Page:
Several evidence-based guidelines for the management of children with febrile neutropenia (FN) have been published, with special focus in bacterial and fungal infections. However, the role of acute respiratory infections caused by respiratory viruses (RV) has not been clearly established. The aim of this study was to evaluate the epidemiology, clinical presentation and outcome of acute respiratory infections in children with FN.
Patients, <18 years of age admitted to the Pediatric Oncology-Hematology Unit after developing FN between November 2010 and December 2013, were prospectively included in the study. Children were evaluated by clinical examination and laboratory tests. Nasopharyngeal sample was obtained for detection of RV.
There was a total of 112 episodes of FN in 73 children admitted to the hospital during a 32-month period. According to disease severity, 33% of the episodes were considered moderate or severe. Rhinovirus was the most frequently detected RV (66.6%; 24/36), followed by parainfluenza. On regard to clinical outcome, RV-infected children developed fewer episodes of moderate or severe FN compared with non-RV infected children (16.7% vs. 33.3%; P = 0.08).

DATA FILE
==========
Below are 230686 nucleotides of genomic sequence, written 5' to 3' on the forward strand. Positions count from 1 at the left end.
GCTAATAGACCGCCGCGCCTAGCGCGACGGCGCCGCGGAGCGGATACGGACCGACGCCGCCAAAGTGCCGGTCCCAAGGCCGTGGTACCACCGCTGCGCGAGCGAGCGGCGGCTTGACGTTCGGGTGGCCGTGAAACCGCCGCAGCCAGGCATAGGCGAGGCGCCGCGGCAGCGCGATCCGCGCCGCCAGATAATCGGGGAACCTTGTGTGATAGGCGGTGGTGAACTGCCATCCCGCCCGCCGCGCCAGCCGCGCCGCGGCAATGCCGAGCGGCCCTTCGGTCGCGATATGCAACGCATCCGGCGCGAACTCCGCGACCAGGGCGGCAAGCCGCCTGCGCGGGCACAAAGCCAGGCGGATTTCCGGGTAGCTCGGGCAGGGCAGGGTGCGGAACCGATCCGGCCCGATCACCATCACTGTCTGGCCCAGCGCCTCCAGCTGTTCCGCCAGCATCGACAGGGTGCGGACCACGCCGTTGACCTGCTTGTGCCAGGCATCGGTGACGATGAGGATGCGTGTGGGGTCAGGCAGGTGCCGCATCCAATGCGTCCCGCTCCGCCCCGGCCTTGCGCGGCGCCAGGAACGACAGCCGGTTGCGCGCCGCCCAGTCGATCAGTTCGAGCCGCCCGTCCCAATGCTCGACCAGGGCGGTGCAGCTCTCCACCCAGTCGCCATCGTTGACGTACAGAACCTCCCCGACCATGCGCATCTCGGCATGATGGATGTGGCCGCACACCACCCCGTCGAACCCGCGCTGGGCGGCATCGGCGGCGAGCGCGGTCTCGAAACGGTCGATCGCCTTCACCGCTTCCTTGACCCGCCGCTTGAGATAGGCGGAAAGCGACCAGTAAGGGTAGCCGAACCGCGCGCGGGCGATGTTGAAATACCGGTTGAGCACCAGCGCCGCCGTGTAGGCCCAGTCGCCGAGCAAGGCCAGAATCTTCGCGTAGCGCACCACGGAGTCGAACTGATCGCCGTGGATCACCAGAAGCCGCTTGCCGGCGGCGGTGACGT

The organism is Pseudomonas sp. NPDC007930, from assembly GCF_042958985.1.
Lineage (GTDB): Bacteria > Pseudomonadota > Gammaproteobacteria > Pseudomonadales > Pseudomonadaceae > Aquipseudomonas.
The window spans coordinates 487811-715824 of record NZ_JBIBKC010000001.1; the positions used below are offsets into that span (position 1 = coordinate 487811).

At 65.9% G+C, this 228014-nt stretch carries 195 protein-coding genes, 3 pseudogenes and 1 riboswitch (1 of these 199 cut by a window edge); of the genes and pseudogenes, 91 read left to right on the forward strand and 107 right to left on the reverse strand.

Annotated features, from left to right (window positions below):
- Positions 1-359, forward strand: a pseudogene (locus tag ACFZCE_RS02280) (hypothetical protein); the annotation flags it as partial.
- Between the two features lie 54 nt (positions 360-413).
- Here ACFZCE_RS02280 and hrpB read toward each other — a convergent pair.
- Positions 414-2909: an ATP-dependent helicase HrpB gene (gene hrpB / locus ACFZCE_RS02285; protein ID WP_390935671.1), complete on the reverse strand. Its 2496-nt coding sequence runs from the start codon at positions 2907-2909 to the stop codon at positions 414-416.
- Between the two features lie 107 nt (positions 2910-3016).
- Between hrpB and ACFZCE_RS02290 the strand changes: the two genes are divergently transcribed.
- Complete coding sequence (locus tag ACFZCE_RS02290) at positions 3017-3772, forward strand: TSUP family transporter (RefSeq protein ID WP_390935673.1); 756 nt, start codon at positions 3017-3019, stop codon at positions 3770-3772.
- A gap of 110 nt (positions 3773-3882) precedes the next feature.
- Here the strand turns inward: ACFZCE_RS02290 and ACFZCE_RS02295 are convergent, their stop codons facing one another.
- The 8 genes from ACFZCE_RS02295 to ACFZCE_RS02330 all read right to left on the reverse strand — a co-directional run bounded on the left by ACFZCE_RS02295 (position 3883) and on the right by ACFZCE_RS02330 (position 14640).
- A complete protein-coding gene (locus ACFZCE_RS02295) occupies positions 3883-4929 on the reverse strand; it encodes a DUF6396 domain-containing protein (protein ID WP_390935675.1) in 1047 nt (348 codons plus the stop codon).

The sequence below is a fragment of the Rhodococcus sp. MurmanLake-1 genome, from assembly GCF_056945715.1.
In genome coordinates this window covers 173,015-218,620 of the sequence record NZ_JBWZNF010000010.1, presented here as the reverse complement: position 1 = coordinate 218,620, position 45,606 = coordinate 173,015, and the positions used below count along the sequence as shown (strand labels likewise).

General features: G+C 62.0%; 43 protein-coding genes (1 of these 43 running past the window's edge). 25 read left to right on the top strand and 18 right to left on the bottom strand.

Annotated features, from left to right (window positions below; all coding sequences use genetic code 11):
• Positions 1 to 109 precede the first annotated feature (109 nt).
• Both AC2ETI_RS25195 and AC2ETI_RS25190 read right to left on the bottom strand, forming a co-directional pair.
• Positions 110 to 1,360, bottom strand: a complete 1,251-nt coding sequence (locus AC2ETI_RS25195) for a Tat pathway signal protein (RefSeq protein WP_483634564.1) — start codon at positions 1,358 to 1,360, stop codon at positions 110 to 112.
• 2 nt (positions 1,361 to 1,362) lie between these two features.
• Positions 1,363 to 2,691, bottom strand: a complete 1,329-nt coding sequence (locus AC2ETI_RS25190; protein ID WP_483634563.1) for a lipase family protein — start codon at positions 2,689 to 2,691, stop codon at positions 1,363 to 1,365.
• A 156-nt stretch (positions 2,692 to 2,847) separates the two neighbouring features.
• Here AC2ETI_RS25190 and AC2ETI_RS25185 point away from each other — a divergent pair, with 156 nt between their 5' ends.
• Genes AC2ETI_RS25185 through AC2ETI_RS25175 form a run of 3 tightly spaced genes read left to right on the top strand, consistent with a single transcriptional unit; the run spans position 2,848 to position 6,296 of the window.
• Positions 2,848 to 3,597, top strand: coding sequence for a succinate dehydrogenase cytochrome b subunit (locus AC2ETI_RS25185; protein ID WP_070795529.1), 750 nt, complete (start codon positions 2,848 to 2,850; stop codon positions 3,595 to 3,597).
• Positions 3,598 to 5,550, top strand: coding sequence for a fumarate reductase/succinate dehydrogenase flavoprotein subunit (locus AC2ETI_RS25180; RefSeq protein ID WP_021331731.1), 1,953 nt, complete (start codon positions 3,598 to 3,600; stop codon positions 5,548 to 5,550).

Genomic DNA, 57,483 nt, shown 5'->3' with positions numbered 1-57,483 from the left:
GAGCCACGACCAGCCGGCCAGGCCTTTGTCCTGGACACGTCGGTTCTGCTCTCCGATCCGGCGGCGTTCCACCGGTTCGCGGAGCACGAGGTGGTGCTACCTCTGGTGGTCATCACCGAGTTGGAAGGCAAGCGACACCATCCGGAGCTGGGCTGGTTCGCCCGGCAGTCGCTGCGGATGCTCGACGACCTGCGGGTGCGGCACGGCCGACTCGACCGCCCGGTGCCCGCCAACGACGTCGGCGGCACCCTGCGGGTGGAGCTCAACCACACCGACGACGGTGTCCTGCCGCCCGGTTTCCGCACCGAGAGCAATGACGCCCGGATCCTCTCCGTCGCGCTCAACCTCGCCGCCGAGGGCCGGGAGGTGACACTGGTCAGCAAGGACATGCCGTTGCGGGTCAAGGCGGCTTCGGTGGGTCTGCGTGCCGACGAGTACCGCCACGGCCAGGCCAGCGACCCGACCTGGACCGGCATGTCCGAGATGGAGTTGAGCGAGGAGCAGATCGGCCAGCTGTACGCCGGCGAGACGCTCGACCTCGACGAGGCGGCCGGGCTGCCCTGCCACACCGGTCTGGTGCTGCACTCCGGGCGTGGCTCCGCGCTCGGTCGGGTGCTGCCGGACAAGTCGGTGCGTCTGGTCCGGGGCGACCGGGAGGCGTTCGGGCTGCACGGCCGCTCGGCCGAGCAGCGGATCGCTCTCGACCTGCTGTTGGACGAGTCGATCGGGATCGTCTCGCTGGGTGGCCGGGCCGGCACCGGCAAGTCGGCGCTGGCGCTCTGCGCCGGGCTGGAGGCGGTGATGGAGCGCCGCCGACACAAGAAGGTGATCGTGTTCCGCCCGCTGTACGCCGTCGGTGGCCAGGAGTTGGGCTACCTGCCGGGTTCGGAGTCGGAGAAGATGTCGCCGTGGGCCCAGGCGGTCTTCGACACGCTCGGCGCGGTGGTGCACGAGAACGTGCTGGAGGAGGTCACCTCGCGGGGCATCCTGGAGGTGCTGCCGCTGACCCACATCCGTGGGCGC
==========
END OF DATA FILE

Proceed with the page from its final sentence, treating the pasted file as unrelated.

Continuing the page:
A great proportion of children with FN admitted to a tertiary hospital had a RV isolation. The rate of this RV isolation was significantly higher when a rapid molecular test was used compared with conventional microbiologic methods. Rhinovirus was the most frequently isolated, although its role as an active agent of acute infection was not clear. Children with FN and a RV isolate had a lower rate of severe disease.